Cybercrime is a growing threat for businesses in the U.S. and around the world. The tactics used to steal information and money are becoming more sophisticated and involve a high level of technical expertise. Because the threats can change from one day to the next, protecting your business requires constant vigilance.
“Businesses of all sizes should be aware that there's a massive industry of bad guys working day and night to penetrate their defenses,” says Stephen Frew, Vice President, Risk Consultant with Johnson Insurance.
“It's impossible to guard against every threat, but there are a number of ways to prevent fraud and mitigate risks by strengthening your security and leveraging fraud prevention services and insurance protection,” says Sandy Bruhn, Senior Vice President, Treasury Management and International Banking Sales at Johnson Bank.
Ransomware is one of the most dangerous threats to businesses with the potential to wreak havoc on business operations. Ransomware is typically delivered through spam emails, phishing or applications that target software vulnerabilities. If the attack is successful, a business may be denied access to their computer systems until a ransom is paid. “Because this involves a direct demand of money and shutdown of operations, ransomware attacks are more threatening than residual threats like bots and invasive viruses that steal sensitive information to be used later,” says Frew.
Artificial intelligence (AI)‐powered attacks are another emerging threat. “Self‐learning computers with intellectual problem‐solving ability can be used by the offenders to attack,” Frew explains. “Because AI enables fraudsters to process information rapidly, this is increasingly becoming the weapon of choice.”
Social engineering is at the heart of many problems, and in some cases, AI is used to gather data about a person or their contacts. Email phishing schemes often target businesses with a request for employees to pay a fake invoice, share information or click on an infected link — and these schemes have been surprisingly successful in the business realm.
Small and mid‐sized businesses are frequently targeted and must be prepared for various types of attacks. “Small businesses tend to be in denial about being at risk because they might not perceive themselves as a valuable target; however, they most likely do have valuable data, and it's the vulnerability that makes them the target,” says Frew.
“If a business is attacked by ransomware, they may experience loss of data, business disruption, lost productivity, financial setbacks and the loss of their clients' confidence. The costs can be substantial if they aren't protected,” says Frew.
A cyberattack can have devastating effects on a business, especially when an organization doesn't have the resources or expertise to deal with the aftermath of an attack. The average cost to clean up after a cyberattack is reported at $690,000 for small businesses and over $1 million for mid‐sized companies in the U.S., according to the Ponemon Institute's 2017 Cost of Data Breach Study.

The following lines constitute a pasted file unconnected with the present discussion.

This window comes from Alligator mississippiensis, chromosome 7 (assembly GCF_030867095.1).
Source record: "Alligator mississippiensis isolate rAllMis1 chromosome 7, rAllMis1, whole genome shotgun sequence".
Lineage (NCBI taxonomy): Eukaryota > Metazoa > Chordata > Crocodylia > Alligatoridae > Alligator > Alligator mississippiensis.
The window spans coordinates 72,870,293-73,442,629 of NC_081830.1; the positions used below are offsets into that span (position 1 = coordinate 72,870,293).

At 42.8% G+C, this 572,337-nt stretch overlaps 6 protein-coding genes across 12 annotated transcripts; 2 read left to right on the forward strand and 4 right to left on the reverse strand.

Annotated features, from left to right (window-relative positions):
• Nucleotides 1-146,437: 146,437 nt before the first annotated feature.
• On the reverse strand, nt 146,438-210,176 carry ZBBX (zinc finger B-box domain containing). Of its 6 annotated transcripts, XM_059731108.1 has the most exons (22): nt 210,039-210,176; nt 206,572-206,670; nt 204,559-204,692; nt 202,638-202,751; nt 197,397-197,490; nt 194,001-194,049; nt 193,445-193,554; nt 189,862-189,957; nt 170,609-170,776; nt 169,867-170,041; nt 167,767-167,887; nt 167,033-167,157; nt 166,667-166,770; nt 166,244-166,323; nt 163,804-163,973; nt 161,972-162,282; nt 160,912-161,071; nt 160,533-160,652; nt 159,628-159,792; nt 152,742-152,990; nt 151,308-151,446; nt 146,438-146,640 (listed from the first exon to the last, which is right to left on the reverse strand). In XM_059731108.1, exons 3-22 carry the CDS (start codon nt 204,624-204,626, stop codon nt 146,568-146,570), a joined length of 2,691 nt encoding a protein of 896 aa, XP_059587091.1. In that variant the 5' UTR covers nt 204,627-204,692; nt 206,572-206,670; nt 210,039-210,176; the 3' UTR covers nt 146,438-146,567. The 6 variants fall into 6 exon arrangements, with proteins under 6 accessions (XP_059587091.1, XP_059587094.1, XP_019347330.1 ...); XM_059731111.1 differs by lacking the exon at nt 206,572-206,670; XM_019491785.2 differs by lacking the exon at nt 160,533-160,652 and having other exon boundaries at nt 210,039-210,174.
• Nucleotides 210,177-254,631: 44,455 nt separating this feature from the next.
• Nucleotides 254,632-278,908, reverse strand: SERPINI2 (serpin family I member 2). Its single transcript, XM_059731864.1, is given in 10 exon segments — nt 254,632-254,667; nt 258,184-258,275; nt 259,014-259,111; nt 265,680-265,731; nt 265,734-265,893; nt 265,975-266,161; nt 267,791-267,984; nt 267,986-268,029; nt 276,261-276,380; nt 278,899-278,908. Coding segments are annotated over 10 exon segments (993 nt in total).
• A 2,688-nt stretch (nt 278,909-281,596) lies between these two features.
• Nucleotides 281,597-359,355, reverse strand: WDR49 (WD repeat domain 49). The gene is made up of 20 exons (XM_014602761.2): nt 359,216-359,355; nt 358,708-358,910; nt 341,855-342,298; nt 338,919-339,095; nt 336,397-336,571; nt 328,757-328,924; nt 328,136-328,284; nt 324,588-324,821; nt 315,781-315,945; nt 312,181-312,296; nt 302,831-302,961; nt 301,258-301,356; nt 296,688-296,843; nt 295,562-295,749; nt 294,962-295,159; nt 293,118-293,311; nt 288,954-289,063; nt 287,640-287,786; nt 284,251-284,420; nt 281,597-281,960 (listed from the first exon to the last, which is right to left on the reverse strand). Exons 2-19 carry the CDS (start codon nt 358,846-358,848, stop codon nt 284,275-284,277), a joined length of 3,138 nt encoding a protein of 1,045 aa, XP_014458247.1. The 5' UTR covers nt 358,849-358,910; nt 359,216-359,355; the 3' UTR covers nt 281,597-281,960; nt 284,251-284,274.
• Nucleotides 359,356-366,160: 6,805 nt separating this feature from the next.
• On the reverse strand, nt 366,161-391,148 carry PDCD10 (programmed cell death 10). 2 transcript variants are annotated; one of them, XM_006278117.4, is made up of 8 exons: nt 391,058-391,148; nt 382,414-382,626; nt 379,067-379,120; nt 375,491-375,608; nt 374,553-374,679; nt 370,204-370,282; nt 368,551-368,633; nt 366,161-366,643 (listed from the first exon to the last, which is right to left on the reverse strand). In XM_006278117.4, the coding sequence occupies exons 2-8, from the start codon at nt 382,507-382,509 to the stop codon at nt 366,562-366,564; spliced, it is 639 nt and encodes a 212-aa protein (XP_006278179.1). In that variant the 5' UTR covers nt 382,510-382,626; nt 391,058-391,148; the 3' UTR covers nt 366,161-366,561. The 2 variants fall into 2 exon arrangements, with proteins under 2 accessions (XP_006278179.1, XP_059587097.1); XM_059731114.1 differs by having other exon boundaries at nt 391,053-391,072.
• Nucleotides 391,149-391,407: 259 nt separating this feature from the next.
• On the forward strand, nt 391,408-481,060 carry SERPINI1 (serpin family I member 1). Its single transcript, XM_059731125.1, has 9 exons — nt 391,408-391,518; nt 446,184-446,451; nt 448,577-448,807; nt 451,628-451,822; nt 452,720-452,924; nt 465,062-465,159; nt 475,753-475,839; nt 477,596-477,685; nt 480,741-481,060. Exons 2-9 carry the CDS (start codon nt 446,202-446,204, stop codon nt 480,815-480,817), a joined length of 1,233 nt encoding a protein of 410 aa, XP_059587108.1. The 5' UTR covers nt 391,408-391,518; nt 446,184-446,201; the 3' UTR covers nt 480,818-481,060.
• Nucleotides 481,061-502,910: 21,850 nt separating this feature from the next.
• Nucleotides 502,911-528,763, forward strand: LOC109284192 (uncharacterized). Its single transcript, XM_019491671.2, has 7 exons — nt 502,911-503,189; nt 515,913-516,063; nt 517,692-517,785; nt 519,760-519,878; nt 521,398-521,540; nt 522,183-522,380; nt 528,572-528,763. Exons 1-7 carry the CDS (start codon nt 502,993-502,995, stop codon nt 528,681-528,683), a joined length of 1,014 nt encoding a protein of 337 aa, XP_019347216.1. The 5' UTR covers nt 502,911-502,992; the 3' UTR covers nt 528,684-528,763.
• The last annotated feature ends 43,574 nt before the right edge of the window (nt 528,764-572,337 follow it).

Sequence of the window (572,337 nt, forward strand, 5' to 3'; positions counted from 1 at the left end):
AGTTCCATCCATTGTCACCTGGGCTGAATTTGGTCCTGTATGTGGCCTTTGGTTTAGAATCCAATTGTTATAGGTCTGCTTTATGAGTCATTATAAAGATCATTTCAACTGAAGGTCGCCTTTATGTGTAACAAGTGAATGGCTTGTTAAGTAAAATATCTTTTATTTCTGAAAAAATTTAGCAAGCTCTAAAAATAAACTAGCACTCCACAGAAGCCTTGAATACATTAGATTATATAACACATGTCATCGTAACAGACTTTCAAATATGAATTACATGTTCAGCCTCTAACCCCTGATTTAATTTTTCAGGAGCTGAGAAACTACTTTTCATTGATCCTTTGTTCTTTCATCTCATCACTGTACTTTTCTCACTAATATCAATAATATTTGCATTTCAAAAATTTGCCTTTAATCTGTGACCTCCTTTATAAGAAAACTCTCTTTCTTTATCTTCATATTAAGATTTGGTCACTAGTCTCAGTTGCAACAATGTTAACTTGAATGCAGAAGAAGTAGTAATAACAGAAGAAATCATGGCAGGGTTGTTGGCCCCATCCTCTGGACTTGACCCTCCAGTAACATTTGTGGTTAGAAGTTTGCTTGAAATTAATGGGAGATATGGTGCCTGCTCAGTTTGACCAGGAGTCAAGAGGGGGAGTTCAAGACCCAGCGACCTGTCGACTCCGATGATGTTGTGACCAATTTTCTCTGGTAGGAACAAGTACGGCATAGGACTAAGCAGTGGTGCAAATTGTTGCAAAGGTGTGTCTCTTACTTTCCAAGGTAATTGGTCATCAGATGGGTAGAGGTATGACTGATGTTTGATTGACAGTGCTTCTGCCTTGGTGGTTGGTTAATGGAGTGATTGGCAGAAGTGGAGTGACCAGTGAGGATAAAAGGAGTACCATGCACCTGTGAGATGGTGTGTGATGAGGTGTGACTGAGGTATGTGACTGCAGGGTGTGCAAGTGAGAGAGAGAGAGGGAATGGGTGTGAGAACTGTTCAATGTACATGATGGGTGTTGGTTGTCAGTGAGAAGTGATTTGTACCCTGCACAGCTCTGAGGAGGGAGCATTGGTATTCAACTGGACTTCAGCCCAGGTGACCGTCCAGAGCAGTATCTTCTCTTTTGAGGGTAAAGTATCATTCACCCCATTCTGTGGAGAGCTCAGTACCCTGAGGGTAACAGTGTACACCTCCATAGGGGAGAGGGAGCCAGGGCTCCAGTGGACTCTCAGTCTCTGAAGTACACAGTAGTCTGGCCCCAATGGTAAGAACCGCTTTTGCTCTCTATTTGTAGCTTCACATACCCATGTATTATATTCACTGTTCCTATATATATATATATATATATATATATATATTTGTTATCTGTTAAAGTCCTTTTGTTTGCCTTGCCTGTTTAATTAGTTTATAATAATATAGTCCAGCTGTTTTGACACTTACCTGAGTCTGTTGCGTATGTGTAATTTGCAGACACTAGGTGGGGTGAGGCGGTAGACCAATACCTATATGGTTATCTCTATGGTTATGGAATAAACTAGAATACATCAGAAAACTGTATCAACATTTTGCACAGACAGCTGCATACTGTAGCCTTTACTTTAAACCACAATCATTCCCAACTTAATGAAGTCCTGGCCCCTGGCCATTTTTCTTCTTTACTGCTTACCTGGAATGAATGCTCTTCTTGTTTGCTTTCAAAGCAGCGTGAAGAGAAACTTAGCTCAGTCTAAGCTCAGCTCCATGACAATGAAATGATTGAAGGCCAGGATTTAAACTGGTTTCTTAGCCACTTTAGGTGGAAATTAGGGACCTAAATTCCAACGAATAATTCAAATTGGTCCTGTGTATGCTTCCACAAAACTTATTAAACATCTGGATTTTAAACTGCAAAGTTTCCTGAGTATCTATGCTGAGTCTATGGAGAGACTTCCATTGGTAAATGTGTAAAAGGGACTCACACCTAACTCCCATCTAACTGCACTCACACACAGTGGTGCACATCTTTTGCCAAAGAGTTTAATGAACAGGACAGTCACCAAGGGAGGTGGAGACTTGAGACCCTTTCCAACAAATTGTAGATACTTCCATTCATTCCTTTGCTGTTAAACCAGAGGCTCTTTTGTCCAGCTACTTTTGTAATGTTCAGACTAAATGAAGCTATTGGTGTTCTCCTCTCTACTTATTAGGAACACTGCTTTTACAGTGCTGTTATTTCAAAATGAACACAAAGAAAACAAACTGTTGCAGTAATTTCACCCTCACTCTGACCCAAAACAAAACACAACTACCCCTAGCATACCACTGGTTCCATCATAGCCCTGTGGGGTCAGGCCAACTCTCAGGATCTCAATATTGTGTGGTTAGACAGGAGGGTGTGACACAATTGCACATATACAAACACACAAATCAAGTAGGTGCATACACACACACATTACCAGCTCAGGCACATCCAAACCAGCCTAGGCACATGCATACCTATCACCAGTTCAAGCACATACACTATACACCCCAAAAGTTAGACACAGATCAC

Frew recommends taking the following steps to improve operations defenses:
“When you have cyber fraud insurance, the insurance company brings in a team of experts who knows the laws and how to handle an attack. Rather than scrambling to figure out what to do after a cyberattack, help is just a phone call away,” Frew adds.
Learn more about cybersecurity tips in Stephen Frew's new book available on Amazon.com: Cyber Threats: Risk Management Tips for Businesses.
Payments fraud and check fraud are the top financial fraud threats for businesses. “As the use of mobile deposit increases, we're seeing a rise in fraud related to mobile capture. We're also seeing sophisticated wire fraud scams that are initiated by email,” says Bruhn.
According to the 2018 AFP Payments Fraud and Control Survey, 74 percent of organizations experienced check fraud, and nearly half of survey respondents reported an increase in the incidents of fraud attempts compared to the previous year. In addition, 77 percent reported that their organizations were exposed to business email compromise.
Financial institutions have increased their defenses against wire fraud so that fraudsters are no longer focused on hacking into banking systems — they are targeting authorized users and creating schemes to trick someone to authorize a wire transfer. In these types of scams, they impersonate an individual of authority in order to manipulate an authorized person into sending the wire,” Bruhn explains.
Bruhn recommends the following best practices to prevent payments fraud:
No matter how large or small the organization, it's important that someone is responsible for staying current on threats and knowing the proper steps to protecting your business. “Having an IT department isn't enough — a security officer serving as point person can make a big difference,” Frew recommends. If you have questions about how to protect your business or how we can help, contact a Johnson Financial Group advisor today. Visit our Security Center for more information.